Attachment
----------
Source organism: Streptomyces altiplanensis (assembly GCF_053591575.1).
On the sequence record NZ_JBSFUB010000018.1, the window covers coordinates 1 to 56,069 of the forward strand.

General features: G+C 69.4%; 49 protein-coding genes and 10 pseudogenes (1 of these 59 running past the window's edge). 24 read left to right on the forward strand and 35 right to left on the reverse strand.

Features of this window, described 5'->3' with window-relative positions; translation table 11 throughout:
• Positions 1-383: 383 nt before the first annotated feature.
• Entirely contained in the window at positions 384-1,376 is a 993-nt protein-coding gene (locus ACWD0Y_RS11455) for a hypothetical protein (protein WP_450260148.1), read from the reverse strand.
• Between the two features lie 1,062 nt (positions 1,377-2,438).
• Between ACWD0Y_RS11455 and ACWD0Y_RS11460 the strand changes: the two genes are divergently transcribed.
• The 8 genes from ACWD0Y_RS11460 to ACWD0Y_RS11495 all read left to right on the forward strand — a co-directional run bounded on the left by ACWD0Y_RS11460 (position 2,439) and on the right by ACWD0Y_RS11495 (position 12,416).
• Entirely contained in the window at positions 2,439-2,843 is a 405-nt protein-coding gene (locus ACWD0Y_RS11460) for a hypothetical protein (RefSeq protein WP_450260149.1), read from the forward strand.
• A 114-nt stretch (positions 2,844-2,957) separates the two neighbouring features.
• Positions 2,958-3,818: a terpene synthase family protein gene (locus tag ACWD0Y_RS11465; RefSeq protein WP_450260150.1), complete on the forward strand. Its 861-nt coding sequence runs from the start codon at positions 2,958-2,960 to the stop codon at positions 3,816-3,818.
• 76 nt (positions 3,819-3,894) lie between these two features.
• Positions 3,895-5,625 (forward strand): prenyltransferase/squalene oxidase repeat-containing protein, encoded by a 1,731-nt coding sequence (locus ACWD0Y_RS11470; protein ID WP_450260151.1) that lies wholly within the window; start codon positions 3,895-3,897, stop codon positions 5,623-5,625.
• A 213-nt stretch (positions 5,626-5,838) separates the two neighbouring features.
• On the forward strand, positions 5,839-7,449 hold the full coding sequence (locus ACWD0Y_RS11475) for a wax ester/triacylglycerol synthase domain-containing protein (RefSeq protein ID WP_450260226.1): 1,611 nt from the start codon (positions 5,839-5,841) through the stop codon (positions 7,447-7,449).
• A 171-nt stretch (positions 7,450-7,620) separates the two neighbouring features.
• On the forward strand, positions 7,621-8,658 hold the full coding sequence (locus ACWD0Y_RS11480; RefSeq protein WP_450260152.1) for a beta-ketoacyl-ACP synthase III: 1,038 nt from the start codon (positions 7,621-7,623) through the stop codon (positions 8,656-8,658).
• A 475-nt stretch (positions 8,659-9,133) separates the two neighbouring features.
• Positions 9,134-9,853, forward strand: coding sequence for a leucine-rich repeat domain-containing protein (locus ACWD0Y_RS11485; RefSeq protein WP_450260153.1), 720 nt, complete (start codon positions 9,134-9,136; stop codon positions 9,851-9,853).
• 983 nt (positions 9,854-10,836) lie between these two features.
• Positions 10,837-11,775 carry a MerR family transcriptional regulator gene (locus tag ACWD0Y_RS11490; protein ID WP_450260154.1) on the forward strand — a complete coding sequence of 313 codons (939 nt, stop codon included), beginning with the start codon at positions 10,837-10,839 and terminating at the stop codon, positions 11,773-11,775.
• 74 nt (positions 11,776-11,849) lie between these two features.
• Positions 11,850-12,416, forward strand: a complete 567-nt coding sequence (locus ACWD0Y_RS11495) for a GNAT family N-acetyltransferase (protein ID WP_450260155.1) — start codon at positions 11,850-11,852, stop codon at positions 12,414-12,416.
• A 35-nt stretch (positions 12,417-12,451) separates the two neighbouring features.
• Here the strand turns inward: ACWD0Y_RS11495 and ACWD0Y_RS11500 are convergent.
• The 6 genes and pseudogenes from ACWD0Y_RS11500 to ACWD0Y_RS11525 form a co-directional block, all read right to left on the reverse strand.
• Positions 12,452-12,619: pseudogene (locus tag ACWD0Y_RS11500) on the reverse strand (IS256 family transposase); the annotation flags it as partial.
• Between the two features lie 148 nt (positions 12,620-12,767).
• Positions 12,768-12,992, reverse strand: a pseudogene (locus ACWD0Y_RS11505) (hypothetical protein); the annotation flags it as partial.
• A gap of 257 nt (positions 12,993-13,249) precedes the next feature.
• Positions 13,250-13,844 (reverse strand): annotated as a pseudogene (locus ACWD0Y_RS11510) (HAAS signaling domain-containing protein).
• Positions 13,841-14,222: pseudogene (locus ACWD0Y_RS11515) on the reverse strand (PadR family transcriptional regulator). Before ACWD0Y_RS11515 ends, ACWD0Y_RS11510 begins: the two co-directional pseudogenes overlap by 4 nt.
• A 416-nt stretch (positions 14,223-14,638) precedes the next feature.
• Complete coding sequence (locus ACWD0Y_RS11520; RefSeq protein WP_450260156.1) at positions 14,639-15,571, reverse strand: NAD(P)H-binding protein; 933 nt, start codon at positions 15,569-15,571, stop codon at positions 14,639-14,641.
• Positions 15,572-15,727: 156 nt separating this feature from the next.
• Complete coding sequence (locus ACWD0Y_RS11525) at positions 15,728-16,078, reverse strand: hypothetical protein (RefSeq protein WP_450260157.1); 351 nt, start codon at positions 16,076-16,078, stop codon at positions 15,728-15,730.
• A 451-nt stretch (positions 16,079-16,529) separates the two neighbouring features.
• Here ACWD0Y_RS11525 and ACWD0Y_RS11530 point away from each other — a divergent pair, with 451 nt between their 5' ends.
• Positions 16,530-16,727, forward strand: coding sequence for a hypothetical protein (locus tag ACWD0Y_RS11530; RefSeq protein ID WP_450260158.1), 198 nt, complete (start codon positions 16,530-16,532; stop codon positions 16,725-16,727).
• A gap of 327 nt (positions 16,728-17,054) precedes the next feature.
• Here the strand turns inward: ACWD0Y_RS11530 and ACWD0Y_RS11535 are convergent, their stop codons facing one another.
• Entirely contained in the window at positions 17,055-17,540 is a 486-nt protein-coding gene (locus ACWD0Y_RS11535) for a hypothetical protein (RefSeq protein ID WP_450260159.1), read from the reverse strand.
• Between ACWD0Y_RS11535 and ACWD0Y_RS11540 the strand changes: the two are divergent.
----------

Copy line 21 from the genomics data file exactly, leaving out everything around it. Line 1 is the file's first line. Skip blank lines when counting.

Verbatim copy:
• 983 nt (positions 9,854-10,836) lie between these two features.